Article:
While there are a number of combustion enhancements resulting from the addition of nanoparticles to gelled and solid-based propellants, little investigative study has been done on the combustion properties of biofuel nanofluids. Nanoscale structures (<100 nm) stably suspended in biofuel nanofluids give rise to exciting new properties and phenomena. Previous studies have shown that the addition of nanoparticles to liquids, such as water, may improve the heat and mass transfer inside the liquid [9, 10], even at low concentrations (<1 vol.%). Tyagi et al.  determined that adding n-Al to diesel fuel resulted in an enhancement of ignition probability when compared to the base fuel alone. With aluminum volume fractions of 0, 0.1, and 0.5%, hot plate droplets were found to have much higher ignition probability regardless of the aluminum size or form. Experimental studies with aluminum hydroxide and graphene sheets in nitromethane (NM) monopropellant resulted in significantly greater burning rates (×1.75 for graphene sheets) . Likewise, nano-aluminum (n-Al)-gelling agent additives in NM resulted in increased linear and mass burning rates . Suspended metallic colloids also have the ability to be optically ignited, resulting in a multipoint or "distributed ignition" within a combustion engine . Experimental studies with cerium oxide fuels are known to display increased catalytic activity, causing oxidation of hydrocarbons and functioning as an oxygen buffer against NO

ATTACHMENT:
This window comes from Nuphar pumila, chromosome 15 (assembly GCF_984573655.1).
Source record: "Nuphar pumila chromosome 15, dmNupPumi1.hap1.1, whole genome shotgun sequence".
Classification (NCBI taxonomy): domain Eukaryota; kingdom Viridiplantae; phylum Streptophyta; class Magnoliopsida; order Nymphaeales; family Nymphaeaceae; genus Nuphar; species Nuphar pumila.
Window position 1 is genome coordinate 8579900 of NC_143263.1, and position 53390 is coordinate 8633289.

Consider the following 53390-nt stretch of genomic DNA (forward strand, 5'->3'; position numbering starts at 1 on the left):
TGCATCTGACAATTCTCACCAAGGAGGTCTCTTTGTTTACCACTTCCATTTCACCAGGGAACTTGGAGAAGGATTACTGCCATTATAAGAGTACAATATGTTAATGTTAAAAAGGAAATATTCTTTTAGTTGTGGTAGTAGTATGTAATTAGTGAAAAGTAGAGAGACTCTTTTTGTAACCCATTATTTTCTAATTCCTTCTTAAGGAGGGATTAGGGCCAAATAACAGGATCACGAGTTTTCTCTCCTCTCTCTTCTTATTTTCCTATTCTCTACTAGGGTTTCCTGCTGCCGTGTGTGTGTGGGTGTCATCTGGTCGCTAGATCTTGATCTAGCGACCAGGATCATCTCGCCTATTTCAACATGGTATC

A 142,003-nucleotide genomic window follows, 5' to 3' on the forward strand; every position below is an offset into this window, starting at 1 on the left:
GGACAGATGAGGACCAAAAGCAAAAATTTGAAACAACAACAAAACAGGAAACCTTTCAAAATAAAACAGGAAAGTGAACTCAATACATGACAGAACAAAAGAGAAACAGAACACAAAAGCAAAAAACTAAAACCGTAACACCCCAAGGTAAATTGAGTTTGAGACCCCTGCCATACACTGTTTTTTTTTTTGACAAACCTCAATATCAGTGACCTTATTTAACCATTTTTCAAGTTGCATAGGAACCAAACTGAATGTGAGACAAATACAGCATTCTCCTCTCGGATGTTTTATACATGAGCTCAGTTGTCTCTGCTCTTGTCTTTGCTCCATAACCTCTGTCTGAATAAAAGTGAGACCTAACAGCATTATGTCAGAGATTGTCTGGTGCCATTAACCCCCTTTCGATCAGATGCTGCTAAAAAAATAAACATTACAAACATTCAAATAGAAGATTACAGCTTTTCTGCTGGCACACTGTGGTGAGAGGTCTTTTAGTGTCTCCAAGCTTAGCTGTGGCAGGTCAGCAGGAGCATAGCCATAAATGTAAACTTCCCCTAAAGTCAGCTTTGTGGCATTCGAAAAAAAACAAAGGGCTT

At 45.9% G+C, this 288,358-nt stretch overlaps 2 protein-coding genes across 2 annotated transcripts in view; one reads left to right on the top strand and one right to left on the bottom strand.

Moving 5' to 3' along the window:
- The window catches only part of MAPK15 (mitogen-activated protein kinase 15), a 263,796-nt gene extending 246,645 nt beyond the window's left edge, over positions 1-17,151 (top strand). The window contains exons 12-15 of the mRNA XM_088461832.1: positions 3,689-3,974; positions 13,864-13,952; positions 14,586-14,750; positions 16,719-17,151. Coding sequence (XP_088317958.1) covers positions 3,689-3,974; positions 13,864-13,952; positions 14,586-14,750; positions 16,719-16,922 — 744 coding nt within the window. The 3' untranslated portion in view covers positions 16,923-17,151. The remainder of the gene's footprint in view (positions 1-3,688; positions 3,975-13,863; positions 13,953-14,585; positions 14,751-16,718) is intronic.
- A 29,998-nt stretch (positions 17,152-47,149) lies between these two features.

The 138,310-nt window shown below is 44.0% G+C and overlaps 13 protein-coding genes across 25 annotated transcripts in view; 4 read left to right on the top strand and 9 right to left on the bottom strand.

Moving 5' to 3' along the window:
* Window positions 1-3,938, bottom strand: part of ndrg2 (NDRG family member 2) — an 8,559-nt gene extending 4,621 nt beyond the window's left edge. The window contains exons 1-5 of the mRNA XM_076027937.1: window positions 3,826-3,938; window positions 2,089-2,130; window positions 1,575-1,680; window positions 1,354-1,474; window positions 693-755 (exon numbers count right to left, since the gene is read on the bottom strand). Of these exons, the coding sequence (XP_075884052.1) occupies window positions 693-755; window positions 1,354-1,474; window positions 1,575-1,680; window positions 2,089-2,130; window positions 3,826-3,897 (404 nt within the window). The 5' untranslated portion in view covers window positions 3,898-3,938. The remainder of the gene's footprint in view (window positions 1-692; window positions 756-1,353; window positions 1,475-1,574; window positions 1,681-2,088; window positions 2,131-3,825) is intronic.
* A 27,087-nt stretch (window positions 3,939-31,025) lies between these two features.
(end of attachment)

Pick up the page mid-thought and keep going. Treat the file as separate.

formation. Cerium oxide additives to biodiesel resulted in reductions of NO
by approximately 30% and reductions of hydrocarbon emissions by 25-40% . Therefore, nanoparticles can function as a catalyst and an energy carrier, as well. In addition, due to the small scale of nanoparticles, the stability of the fuel suspensions should be markedly improved.
Aluminum is used due its numerous applications as an energetic material; however, current theoretical models cannot fully explain n-Al ignition in certain environmental conditions and size ranges. The phenomena of the growth of the oxide layer, effect of mechanical stresses or strains, and solid-solid phase changes or solid-liquid presence in the core are not completely understood . A number of experimental investigations on aluminum additive combustion have reported a wide range of ignition temperatures even within the same particle distribution. Furthermore, the n-Al burning rate is increased with decreased particle size and is strongly dependent on temperature and pressure .
Previous studies have suggested that the change in oxidation temperature is triggered by metal/metalloid impurities [16
], or an increasing fraction of lattice defects, or surface irregularities with decreasing particle size [4
]. Trunov et al. [18
] suggested that this is a result of the sequence of four polymorphic phase transformations (amorphous, γ, and α-alumina) [19